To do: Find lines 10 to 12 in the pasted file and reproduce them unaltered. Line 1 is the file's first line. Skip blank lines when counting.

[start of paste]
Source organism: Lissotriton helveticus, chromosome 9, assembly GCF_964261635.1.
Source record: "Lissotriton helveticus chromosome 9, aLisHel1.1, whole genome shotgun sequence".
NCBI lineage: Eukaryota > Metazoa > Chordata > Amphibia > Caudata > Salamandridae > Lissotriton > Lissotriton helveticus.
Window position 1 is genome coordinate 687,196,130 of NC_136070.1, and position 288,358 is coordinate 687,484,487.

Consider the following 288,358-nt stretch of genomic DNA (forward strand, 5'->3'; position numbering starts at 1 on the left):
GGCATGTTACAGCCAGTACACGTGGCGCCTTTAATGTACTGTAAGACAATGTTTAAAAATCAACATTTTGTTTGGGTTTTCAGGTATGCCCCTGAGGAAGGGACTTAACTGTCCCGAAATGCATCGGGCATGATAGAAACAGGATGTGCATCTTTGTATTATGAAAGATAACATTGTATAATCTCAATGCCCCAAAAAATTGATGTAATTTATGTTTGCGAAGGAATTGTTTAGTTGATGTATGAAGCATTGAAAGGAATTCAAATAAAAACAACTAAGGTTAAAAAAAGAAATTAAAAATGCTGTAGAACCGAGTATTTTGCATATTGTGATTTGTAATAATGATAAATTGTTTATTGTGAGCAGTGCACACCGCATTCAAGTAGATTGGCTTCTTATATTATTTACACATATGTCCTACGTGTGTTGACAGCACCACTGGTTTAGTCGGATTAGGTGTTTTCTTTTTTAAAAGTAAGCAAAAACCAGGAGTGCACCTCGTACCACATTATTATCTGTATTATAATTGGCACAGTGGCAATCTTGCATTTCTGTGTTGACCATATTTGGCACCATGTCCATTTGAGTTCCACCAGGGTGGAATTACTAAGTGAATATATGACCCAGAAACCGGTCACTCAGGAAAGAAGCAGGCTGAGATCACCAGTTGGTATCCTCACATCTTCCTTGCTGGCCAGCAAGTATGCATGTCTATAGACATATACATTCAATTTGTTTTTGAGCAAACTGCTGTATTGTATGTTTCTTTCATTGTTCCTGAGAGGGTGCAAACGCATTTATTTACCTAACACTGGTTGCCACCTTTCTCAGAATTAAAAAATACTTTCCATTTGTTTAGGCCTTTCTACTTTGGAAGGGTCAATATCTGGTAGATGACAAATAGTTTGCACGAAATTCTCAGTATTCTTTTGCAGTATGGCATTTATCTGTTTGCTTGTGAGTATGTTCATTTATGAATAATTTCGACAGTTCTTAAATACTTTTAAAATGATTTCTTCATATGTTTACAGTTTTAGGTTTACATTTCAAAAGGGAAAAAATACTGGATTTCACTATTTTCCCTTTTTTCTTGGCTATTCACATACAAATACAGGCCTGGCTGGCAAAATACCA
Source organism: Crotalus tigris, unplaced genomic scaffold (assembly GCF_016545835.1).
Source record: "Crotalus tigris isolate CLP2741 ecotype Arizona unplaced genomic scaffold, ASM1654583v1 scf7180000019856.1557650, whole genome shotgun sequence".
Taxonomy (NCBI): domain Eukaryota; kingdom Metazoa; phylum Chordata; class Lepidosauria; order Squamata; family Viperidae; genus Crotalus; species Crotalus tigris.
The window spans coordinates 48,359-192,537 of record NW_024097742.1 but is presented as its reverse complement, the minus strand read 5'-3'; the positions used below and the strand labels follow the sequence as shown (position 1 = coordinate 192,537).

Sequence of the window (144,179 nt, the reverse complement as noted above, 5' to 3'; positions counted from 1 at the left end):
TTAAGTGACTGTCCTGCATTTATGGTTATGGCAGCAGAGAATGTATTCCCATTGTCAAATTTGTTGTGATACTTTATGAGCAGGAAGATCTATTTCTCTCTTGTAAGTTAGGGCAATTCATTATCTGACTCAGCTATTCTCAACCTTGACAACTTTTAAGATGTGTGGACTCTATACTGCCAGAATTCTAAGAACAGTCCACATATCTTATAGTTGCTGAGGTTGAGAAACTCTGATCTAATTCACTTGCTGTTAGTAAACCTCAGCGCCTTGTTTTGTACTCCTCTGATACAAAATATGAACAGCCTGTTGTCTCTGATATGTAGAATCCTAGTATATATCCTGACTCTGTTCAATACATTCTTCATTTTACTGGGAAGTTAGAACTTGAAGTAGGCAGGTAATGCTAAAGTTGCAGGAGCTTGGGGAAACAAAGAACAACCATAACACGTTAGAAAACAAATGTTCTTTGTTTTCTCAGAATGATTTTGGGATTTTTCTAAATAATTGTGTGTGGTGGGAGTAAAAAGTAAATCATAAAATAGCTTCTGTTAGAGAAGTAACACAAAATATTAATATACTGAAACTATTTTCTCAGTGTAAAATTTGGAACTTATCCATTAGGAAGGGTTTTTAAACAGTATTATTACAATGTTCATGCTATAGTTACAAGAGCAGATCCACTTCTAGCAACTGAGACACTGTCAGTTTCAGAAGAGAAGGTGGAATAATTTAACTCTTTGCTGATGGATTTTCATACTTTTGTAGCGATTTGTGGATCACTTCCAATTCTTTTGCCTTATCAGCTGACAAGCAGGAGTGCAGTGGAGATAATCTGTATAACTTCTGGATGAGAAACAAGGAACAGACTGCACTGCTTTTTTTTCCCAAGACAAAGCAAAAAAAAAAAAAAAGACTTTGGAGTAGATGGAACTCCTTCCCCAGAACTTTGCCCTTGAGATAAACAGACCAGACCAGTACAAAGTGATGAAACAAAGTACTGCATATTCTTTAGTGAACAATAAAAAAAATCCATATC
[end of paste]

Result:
The window spans coordinates 48,359-192,537 of record NW_024097742.1 but is presented as its reverse complement, the minus strand read 5'-3'; the positions used below and the strand labels follow the sequence as shown (position 1 = coordinate 192,537).

Sequence of the window (144,179 nt, the reverse complement as noted above, 5' to 3'; positions counted from 1 at the left end):
TTAAGTGACTGTCCTGCATTTATGGTTATGGCAGCAGAGAATGTATTCCCATTGTCAAATTTGTTGTGATACTTTATGAGCAGGAAGATCTATTTCTCTCTTGTAAGTTAGGGCAATTCATTATCTGACTCAGCTATTCTCAACCTTGACAACTTTTAAGATGTGTGGACTCTATACTGCCAGAATTCTAAGAACAGTCCACATATCTTATAGTTGCTGAGGTTGAGAAACTCTGATCTAATTCACTTGCTGTTAGTAAACCTCAGCGCCTTGTTTTGTACTCCTCTGATACAAAATATGAACAGCCTGTTGTCTCTGATATGTAGAATCCTAGTATATATCCTGACTCTGTTCAATACATTCTTCATTTTACTGGGAAGTTAGAACTTGAAGTAGGCAGGTAATGCTAAAGTTGCAGGAGCTTGGGGAAACAAAGAACAACCATAACACGTTAGAAAACAAATGTTCTTTGTTTTCTCAGAATGATTTTGGGATTTTTCTAAATAATTGTGTGTGGTGGGAGTAAAAAGTAAATCATAAAATAGCTTCTGTTAGAGAAGTAACACAAAATATTAATATACTGAAACTATTTTCTCAGTGTAAAATTTGGAACTTATCCATTAGGAAGGGTTTTTAAACAGTATTATTACAATGTTCATGCTATAGTTACAAGAGCAGATCCACTTCTAGCAACTGAGACACTGTCAGTTTCAGAAGAGAAGGTGGAATAATTTAACTCTTTGCTGATGGATTTTCATACTTTTGTAGCGATTTGTGGATCACTTCCAATTCTTTTGCCTTATCAGCTGACAAGCAGGAGTGCAGTGGAGATAATCTGTATAACTTCTGGATGAGAAACAAGGAACAGACTGCACTGCTTTTTTTTCCCAAGACAAAGCAAAAAAAAAAAAAAAGACTTTGGAGTAGATGGAACTCCTTCCCCAGAACTTTGCCCTTGAGATAAACAGACCAGACCAGTACAAAGTGATGAAACAAAGTACTGCATATTCTTTAGTGAACAATAAAAAAAATCCATATC